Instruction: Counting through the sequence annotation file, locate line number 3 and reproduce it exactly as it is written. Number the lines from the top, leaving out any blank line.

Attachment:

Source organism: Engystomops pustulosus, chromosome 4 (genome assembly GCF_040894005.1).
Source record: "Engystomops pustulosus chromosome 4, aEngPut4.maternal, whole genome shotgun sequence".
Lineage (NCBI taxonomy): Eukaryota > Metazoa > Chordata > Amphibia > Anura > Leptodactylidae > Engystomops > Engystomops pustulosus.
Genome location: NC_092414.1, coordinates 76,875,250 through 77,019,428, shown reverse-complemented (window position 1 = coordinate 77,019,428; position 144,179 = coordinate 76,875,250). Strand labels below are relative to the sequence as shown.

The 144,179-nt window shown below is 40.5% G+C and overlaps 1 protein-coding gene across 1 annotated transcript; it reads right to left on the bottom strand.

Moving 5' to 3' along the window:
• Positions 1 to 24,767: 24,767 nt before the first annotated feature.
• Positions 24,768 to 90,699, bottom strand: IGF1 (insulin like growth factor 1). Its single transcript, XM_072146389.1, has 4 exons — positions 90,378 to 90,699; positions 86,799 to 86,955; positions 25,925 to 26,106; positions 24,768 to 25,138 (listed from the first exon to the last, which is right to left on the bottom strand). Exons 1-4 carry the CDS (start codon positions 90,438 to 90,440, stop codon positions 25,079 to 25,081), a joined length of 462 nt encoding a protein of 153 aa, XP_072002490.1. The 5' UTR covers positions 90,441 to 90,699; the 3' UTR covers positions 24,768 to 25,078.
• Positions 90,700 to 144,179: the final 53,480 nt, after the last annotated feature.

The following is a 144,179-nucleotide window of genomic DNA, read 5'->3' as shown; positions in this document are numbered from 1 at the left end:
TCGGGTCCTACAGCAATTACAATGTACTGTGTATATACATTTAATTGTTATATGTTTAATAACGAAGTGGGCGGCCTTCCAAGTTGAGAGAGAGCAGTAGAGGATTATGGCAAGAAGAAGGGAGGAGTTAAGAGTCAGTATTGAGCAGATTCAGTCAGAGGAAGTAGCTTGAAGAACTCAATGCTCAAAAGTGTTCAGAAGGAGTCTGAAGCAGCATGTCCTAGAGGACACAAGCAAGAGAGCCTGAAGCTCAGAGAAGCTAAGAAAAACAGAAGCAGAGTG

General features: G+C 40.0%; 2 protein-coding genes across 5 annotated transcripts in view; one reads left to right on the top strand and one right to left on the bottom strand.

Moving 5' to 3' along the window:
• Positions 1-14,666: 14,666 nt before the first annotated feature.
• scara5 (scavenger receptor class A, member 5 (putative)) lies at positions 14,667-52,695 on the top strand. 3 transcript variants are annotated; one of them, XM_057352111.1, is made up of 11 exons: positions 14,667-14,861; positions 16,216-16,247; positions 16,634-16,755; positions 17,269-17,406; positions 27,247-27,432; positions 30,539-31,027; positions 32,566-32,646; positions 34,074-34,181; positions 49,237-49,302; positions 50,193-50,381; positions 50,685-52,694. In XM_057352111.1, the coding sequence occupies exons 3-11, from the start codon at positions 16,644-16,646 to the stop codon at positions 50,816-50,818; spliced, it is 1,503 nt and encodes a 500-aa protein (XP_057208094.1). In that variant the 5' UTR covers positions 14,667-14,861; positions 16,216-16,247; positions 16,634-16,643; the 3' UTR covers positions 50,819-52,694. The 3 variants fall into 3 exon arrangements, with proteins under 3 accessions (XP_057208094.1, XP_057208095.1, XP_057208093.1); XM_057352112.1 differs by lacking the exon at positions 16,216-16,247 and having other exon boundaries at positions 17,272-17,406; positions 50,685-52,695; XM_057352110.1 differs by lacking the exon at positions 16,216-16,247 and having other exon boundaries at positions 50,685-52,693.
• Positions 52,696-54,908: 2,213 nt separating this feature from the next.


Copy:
Lineage (NCBI taxonomy): Eukaryota > Metazoa > Chordata > Amphibia > Anura > Leptodactylidae > Engystomops > Engystomops pustulosus.